great; that of their value still greater. The farm produce car-
ried by our railroads had increased two hundred and twenty-five
per cent, in bulk and three hundred and fifty per ceut. in market

The unwisely rapid extension of Western settlement, and the
immense growth of the farming class under the impulse given
by the homestead and similar laws, aud by railroad grants, has
indeed postponed the attainment of the equilibrium of our na-
tional industries. But more than ever before for that very rea-
son the Western farmer needs the Eastern market for his grain
— a market that would be greatly diminished by the reduction
of the class engaged in manufactures. Were our people
driven to farming by the closing of our factories, the price of
pork and grain in the Mississippi valley would be a problem for
the calculus of infinitesimals.

The East, indeed, especially New England, has gone too far
in the transfer of industry from farming at home to the West,
if not to the factory. Vermont raises wheat enough to feed her
people thirty-seven days of the year; Maine, New Hampshire
and Connecticut, ten or eleven days; Massachusetts, to give them
a breakfast, a dinner, and a sparing supper ; Rhode Island raises
782 bushels, and buys 3,000,000. This will be corrected as the
West puts more money into manufacturing, and consumes the
bulk of her crop at home; and agriculture will again assume its
old proportions in the East, where plenty of good land lies idle,
and is passed by in the eagerness for a home on the prairies.

Reducing the census of 1870 aud that of 1860 to the same


basis of calculation, as to the admission or the omission of
certain industries, the Superintendent finds the total reported
production of our manufactures in I860 was $1,880, 801,670 ; in
1870, 3,924,958,000,— a gross gain of 108.12 per cent. Both
statements, he believes, fall very far short of the actual facts,
and his belief is fully confirmed by a comparison of the returns
of Philadelphian manufactures in the census, with the facts
reached by a more careful inquiry.

The Superintendent again disputes the amount of increase by asserting
a rise in prices of manufactured goods, such as would bring down the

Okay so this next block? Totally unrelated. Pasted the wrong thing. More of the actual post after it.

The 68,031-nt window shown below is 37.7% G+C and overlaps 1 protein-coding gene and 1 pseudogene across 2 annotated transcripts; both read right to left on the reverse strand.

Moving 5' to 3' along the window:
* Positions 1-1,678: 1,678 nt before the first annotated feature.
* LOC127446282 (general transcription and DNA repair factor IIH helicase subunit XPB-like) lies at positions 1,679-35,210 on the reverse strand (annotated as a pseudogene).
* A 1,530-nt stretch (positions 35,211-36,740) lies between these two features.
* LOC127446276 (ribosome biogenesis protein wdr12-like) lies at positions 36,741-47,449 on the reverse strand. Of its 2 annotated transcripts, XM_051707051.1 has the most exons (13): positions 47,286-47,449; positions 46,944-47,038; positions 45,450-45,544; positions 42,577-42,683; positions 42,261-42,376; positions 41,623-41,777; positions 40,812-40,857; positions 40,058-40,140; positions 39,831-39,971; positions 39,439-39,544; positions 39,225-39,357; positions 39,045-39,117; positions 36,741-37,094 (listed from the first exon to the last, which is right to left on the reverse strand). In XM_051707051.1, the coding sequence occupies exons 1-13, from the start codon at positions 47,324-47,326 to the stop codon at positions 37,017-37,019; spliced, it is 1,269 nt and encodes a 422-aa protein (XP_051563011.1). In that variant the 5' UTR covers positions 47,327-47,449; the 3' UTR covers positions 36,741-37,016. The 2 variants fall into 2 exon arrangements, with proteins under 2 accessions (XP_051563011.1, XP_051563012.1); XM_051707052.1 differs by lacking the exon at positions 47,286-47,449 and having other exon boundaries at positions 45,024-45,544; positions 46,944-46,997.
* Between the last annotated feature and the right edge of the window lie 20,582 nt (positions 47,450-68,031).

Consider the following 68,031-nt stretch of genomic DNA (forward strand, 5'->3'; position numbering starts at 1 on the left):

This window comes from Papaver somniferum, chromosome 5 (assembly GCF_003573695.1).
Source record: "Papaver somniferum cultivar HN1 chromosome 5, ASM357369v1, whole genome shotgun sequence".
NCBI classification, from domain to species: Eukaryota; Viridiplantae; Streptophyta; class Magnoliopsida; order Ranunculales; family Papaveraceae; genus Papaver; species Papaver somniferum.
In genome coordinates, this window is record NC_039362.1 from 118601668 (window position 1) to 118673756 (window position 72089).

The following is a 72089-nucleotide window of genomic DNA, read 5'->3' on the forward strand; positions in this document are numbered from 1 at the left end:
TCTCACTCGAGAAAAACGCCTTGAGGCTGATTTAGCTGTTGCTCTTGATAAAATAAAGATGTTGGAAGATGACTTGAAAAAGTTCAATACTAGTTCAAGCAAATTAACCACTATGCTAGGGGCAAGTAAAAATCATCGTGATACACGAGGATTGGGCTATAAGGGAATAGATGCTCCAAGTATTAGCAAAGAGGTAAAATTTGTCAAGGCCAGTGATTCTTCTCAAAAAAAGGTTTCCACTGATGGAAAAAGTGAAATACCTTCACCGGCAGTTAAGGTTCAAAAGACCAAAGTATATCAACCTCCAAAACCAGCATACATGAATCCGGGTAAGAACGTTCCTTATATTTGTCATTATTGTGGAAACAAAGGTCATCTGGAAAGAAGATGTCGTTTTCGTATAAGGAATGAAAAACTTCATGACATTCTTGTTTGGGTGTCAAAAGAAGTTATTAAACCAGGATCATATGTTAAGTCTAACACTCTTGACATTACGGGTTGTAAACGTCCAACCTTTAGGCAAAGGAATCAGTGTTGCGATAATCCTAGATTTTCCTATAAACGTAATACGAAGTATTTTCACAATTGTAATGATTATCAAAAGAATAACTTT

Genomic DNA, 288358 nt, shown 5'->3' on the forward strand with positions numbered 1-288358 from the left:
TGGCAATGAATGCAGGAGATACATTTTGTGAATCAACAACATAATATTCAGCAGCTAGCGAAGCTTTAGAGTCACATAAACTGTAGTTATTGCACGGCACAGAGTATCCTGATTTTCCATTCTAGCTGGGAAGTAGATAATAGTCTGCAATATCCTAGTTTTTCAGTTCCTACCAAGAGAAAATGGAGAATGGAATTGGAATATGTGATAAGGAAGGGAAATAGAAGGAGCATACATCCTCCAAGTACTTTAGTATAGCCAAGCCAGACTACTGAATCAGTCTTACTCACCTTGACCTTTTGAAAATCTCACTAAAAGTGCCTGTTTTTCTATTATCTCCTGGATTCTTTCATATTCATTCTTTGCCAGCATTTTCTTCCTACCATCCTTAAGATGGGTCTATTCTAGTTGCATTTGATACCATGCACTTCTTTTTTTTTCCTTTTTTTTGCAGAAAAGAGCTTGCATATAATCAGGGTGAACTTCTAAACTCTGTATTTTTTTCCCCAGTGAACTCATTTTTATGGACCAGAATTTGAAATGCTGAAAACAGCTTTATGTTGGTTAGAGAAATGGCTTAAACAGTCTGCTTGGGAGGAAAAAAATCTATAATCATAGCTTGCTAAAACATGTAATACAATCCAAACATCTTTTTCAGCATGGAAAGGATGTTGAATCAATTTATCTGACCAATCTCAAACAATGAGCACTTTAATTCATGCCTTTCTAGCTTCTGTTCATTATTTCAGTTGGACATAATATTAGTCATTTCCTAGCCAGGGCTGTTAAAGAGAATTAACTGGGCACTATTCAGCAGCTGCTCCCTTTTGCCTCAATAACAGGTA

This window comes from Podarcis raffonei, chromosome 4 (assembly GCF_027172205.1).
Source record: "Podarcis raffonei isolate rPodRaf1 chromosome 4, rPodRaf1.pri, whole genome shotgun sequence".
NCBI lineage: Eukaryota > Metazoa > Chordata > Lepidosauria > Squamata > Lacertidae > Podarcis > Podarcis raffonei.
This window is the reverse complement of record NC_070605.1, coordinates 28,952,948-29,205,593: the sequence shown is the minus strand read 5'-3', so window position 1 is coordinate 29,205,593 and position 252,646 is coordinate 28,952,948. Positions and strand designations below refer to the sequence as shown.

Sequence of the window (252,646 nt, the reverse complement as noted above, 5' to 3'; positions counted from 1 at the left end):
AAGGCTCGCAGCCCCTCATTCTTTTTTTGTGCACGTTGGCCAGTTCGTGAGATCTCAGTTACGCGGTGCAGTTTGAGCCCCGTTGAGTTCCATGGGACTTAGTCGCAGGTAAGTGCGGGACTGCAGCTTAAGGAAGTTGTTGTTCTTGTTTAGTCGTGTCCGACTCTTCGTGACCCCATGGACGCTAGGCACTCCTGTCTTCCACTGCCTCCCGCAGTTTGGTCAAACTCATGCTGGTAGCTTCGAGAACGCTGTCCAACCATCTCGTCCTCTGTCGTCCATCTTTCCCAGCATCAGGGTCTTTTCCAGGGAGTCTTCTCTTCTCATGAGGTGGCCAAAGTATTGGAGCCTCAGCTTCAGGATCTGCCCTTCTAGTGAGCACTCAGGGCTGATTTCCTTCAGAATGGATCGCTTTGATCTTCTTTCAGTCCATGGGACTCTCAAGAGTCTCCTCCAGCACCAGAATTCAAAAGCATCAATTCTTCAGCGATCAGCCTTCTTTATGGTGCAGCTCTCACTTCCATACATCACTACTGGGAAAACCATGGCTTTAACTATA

increase to fifty-two per cent.

The materials consumed by our manufacturers, and of course
purchased in large part from our other producing classes, were
worth $555,123,822 in 1850; 81,031,005,092 in 1860; and
$2,488,427,242 in 1870.

The returns of the amount paid in wages by manufacturers

are defective, because in the minor industries the masters are

also workmen, and their earnings in the latter capacity are not

reported. In 1850 the amount paid in wages was 8236,755,404

to 957,059 persons; in 1800,8378,878,966 to 1,311,240 persons;

in 1870, 8775,584,343 to 2,053,966 persons. The gain of the

nation has been the gain of the many, not of the few only.

The deposits in the savings' banks of Massachusetts for instance

were more than the aggregate dividends of her manufacturers,

and investment is found for these savinsrs through the manufac-

turers borrowing. Yet the best-paid workingmen made little or

no use of these institutions. In Connecticut labor absorbs

thirty-seven and seven-eighths millions of the gross profits of

manufacture, leaving thirty-five and three-fourths millions to

the capitalists of that state, to pay interest on capital, cover all

risks and insurance, replace the wear of machinery, and pay all

. incidental expenses And the farmer's gain of a home market

has been the laborer's gain of more than the opportunity to turn

farmer; for in a country where every one can get land, the

manufacturer has to compete, not with the farmer's offer of, but with the attractions and advantages of the fanner's



§ 320. We will now look at the progress of a few of the great
staples of industry.

Our make of iron fell from seven to five hundred thousand
tons under the tariff of 1847. It rallied again under the stimu-
lus of California gold, and up to the outbreak of the war vibrated
between seven and nine hundred thousand tons. We passed
the million in 186-4, fell back again nest year, and then passed
it again and for ever, and reached nearly two millions in 1869.
During the latter part of the decade, the world, as Mr. Greeley
said, was "iron-hungry." The demand for it throughout the
world was so great, especially through the extension of railways,
that it surpassed the possible supply, and the price rose every-
where. England had to import foreign ores to fill her contracts,
as her own mines did not supply enough. Alarm was taken at
the high profits of American iron men, and the duty was lowered
in 1870, and again in 1872. The price did not fall, however,
and the only effect of the reduction was to put some $15,000,000
into the pockets of English iron-men, which would otherwise
have gone into the United States treasury.

America was putting $350,000,000 a year into building new
railroads and re-building old ones, which was too large an outlay
of capital in that direction, and much of it was spent on roads
which ought not to be built for many years to couie, and which
could only help to still more increase and disperse our merely
agricultural population, and put off the equilibrium of our in-
dustries. x\t last the limit of that business was reached in the
fall of 1873 and its panic. The iron-hunger was satiated for a
while, and the tariff, even as mutilated in the' previous years,
began to be of use again. The home production of iron had
reached a point that made it amply sufficient to meet the re-
duced demand. English producers were forced to relieve their
home market of its glut in any possible direction, and but for
the tariff, and the specific character of its duties, we might have
had the glut of 1847 over again.

When the census of 1870 was taken, the total annual value
of American iron and manufactures of iron was $3:22,128,698;


Online LibraryRobert Ellis ThompsonSocial science and national economy → online text (page 34 of 38)